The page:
“I feel like I’m always leaving clues in my song, hoping my listeners will follow the breadcrumbs,” says Segarra with a short laugh.
On Life on Earth, they just might. This time, she’s chosen a topic that affects us all: our relationship to the natural world. “You could call Life on Earth survival music for the end times,” says Segarra.
Segarra decided to deal with the trauma by seeing a therapist who specialises in EMDR (Eye Movement Desensitization and Reprocessing), a kind of psychotherapy that helps people resolve unprocessed traumatic memories in the brain.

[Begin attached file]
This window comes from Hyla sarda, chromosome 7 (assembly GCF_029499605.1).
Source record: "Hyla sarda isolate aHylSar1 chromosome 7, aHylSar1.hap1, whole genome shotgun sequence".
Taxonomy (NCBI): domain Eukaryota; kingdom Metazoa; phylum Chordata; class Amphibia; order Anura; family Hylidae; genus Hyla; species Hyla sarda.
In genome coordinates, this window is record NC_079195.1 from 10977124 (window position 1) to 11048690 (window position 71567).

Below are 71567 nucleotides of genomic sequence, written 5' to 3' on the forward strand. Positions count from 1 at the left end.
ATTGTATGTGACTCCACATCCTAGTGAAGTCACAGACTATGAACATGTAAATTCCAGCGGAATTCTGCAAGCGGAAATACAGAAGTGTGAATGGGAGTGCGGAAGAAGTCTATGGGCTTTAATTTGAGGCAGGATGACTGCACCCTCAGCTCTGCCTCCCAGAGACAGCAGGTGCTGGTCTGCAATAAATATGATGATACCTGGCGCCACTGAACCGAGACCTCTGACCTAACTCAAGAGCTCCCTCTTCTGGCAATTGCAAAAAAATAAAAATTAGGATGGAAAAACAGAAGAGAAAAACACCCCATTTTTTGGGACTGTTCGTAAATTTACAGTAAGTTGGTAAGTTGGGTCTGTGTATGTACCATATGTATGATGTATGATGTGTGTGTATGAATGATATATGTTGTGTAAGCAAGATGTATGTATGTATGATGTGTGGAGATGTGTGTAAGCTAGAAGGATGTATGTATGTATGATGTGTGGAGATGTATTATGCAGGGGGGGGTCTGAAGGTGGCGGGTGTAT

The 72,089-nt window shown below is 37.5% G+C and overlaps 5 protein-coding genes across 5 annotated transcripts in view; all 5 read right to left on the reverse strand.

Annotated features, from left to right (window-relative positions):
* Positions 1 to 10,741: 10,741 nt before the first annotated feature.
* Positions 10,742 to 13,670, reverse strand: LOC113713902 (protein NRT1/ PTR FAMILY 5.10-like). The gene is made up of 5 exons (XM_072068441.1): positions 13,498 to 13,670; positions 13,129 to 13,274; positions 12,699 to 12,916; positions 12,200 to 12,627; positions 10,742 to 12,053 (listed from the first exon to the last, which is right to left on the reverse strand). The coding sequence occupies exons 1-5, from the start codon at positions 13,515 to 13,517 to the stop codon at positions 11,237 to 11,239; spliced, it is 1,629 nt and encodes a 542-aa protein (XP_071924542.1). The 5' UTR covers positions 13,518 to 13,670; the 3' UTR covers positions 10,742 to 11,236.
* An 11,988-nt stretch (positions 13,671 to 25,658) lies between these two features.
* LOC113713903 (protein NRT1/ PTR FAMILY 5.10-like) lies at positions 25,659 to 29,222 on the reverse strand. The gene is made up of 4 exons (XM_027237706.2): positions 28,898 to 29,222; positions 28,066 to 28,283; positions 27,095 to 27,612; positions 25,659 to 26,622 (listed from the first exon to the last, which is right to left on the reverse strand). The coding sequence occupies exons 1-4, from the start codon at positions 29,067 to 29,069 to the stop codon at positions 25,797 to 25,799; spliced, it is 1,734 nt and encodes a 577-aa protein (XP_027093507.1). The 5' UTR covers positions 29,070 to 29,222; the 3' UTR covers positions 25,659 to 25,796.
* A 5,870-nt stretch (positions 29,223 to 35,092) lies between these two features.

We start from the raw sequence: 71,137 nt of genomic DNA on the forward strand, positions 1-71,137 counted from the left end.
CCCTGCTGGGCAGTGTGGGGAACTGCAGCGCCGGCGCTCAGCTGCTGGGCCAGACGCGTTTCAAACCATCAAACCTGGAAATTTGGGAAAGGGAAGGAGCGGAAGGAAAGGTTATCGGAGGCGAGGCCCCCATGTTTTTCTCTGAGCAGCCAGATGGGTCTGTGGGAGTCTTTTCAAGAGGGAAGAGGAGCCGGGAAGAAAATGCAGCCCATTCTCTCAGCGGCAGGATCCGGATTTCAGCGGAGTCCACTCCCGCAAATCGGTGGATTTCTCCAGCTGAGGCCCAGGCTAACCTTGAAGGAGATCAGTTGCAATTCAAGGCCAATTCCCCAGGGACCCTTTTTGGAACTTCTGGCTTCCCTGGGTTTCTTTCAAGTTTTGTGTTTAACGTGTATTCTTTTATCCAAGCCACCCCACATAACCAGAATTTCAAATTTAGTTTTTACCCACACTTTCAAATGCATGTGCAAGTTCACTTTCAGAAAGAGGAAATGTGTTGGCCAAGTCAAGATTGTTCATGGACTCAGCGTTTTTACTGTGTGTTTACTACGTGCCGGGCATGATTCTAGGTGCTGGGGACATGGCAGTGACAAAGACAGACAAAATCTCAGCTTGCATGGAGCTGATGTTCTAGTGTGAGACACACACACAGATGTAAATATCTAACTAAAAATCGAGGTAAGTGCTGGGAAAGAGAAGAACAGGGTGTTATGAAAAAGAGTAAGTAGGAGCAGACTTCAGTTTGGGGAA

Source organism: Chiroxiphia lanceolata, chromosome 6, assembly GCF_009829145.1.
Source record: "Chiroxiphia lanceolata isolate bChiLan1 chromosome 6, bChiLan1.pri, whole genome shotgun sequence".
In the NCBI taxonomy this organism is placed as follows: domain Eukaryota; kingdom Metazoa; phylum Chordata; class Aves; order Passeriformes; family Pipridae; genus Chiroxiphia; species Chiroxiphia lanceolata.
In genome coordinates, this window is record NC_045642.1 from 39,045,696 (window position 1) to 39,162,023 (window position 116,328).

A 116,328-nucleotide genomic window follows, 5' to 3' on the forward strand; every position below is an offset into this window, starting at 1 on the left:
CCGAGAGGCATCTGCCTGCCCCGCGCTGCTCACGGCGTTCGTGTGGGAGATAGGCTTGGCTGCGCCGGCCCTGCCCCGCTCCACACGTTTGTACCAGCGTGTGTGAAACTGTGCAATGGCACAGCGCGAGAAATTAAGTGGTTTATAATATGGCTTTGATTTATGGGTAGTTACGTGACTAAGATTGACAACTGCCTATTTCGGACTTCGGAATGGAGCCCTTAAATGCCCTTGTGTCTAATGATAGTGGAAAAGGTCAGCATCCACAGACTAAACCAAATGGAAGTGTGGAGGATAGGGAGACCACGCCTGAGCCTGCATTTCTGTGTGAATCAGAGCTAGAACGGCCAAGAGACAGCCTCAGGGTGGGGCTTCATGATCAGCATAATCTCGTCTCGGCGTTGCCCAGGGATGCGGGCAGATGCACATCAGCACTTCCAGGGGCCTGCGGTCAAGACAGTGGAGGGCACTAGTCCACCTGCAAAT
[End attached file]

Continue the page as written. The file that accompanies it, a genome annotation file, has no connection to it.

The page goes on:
“For me, every album is almost a film or a novel or a world I create that I want to live in. I want it to have themes and language, a cosmology or a lexicon, so the listener can live in it, because that’s what I loved about punk and the music that I was drawn to. It wasn’t just about the music, it was about joining a crew,” says Segarra.
“Life on Earth,” written before the pandemic, is as much a hopeful plea as a funeral lament: Sad and fatalistic with its prescient lyrics about a man in a mask, it is like a hushed continuation of “Pa’lante,” the beautiful, elegiac piano ballad from The Navigator
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